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Canada Closing Costs Calculator

Create a more accurate home buying budget by estimating your closing costs — the one-time, upfront expenses you'll pay before receiving the keys.

Nerdy Tip: When using our closing costs calculator, be sure to specify which province you expect to buy a home in so we can accurately estimate the amount of land transfer tax you might have to pay.

Mortgage info

Location Details

Closing Costs Summary

Based on the information you provided, the following items show your expected closing costs.

Total Closing Costs

Closing Costs Breakdown

Land Transfer Tax
Municipal Tax
Real Estate Lawyer
Title Insurance
Property Insurance
PST on Mortgage Default Insurance
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What are closing costs when buying a house?

Closing costs are the one-time, up front charges you pay before taking possession of a recently purchased home. They are not included in your mortgage costs.

The closing costs you’re required to pay depend on several factors, including the type and price of the property you buy, your down payment amount and where your home is located.

Closing costs can add thousands of dollars to a home’s overall purchase price. Knowing how many different charges you could pay — and what they might add up to — is a critical step when creating a home buying budget.

How do you calculate closing costs?

It’s relatively simple to calculate closing costs. You just add up all the fees you’re expected to pay on the day you close on your home.

That can be a challenging task if you don’t know which costs to include. It’s worthwhile to familiarize yourself with both common closing costs and those you may only encounter in certain scenarios.

Common closing costs

Land transfer taxes

Each province charges some form of land transfer tax when property changes hands. It might be called a “land transfer fee”, a “property transfer tax”, or a “deed transfer tax.” It’s going to cost you no matter what your province chooses to call it.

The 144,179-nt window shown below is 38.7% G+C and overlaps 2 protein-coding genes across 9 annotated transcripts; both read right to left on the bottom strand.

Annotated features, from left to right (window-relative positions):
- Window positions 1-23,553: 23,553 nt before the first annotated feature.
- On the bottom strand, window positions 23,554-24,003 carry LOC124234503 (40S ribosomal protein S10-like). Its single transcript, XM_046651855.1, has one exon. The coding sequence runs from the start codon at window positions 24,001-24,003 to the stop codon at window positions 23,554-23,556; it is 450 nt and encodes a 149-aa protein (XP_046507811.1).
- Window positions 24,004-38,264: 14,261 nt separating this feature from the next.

Land transfer taxes vary from province to province. A $500,000 property, for example, would cost you hundreds of dollars in land transfer fees in Alberta, but thousands in land transfer taxes in Ontario

Legal fees

Hiring a real estate lawyer is an inevitability when buying a home. You’ll have to pay your legal fees in full before the home purchase can be completed. 

The total cost of these fees will depend on the going rate for lawyers in your community and the amount of work your transaction requires. Expect to pay several hundred dollars — or much more if your lawyer covers the cost of add-ons like title insurance and bakes it into their fees. 

Home appraisal fee

Your lender will likely require you to have your home appraised by an independent third party before signing off on your mortgage. An appraisal establishes that the home you’re buying is worth the offer you made.

Home appraisals in Canada generally cost between $300 and $500.

Moving costs

While not strictly a closing cost, moving costs also have to be built into your budget. The cost of a move will vary depending on how many items you’re moving and how far you’re trucking them. Get a quote from a reliable, licensed mover to ensure you set enough cash aside. 

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Possible closing costs

Home inspection

Home inspections aren’t mandatory, but getting one can uncover hidden defects that a seller either didn’t disclose or wasn’t aware of.

Buyers foot the bill for home inspections, so you’ll have to pay if one is included as a condition of your offer. The cost will depend on the size, age and location of the home, but often ranges between $400 and $700. 

Estoppel certificate fee

This is a fee your lawyer will require if you’re buying a condo or strata unit outside of Quebec. An estoppel certificate confirms important details about a condo unit, including any outstanding fees that you might be responsible for. 

Obtaining an estoppel certificate could cost a few hundred dollars.

Provincial sales tax on mortgage default insurance